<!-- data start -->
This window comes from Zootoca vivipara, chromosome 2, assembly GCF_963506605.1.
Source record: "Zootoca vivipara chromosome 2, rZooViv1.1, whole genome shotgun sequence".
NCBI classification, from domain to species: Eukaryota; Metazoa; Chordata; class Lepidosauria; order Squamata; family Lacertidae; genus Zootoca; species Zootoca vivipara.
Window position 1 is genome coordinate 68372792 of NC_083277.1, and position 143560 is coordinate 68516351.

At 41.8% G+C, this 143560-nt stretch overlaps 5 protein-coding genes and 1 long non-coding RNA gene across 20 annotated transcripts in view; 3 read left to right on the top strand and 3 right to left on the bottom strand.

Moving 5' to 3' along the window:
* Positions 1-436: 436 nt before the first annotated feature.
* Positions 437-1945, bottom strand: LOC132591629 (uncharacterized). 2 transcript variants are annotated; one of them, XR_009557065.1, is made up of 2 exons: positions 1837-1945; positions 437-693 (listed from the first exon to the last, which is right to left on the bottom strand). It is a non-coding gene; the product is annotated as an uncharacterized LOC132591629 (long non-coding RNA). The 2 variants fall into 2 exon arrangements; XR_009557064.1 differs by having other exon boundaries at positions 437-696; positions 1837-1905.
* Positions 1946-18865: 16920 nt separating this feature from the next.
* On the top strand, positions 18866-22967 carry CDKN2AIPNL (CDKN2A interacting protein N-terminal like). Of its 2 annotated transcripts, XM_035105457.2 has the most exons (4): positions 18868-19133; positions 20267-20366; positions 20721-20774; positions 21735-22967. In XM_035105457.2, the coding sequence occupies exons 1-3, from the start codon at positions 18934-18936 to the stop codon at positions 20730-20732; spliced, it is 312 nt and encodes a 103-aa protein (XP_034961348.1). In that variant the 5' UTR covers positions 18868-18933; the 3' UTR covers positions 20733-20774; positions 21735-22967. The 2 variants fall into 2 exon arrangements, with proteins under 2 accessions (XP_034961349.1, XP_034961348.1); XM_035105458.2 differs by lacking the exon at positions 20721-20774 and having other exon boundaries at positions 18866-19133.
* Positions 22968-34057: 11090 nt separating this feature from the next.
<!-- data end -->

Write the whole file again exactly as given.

This window comes from Zootoca vivipara, chromosome 2, assembly GCF_963506605.1.
Source record: "Zootoca vivipara chromosome 2, rZooViv1.1, whole genome shotgun sequence".
NCBI classification, from domain to species: Eukaryota; Metazoa; Chordata; class Lepidosauria; order Squamata; family Lacertidae; genus Zootoca; species Zootoca vivipara.
Window position 1 is genome coordinate 68372792 of NC_083277.1, and position 143560 is coordinate 68516351.

At 41.8% G+C, this 143560-nt stretch overlaps 5 protein-coding genes and 1 long non-coding RNA gene across 20 annotated transcripts in view; 3 read left to right on the top strand and 3 right to left on the bottom strand.

Moving 5' to 3' along the window:
* Positions 1-436: 436 nt before the first annotated feature.
* Positions 437-1945, bottom strand: LOC132591629 (uncharacterized). 2 transcript variants are annotated; one of them, XR_009557065.1, is made up of 2 exons: positions 1837-1945; positions 437-693 (listed from the first exon to the last, which is right to left on the bottom strand). It is a non-coding gene; the product is annotated as an uncharacterized LOC132591629 (long non-coding RNA). The 2 variants fall into 2 exon arrangements; XR_009557064.1 differs by having other exon boundaries at positions 437-696; positions 1837-1905.
* Positions 1946-18865: 16920 nt separating this feature from the next.
* On the top strand, positions 18866-22967 carry CDKN2AIPNL (CDKN2A interacting protein N-terminal like). Of its 2 annotated transcripts, XM_035105457.2 has the most exons (4): positions 18868-19133; positions 20267-20366; positions 20721-20774; positions 21735-22967. In XM_035105457.2, the coding sequence occupies exons 1-3, from the start codon at positions 18934-18936 to the stop codon at positions 20730-20732; spliced, it is 312 nt and encodes a 103-aa protein (XP_034961348.1). In that variant the 5' UTR covers positions 18868-18933; the 3' UTR covers positions 20733-20774; positions 21735-22967. The 2 variants fall into 2 exon arrangements, with proteins under 2 accessions (XP_034961349.1, XP_034961348.1); XM_035105458.2 differs by lacking the exon at positions 20721-20774 and having other exon boundaries at positions 18866-19133.
* Positions 22968-34057: 11090 nt separating this feature from the next.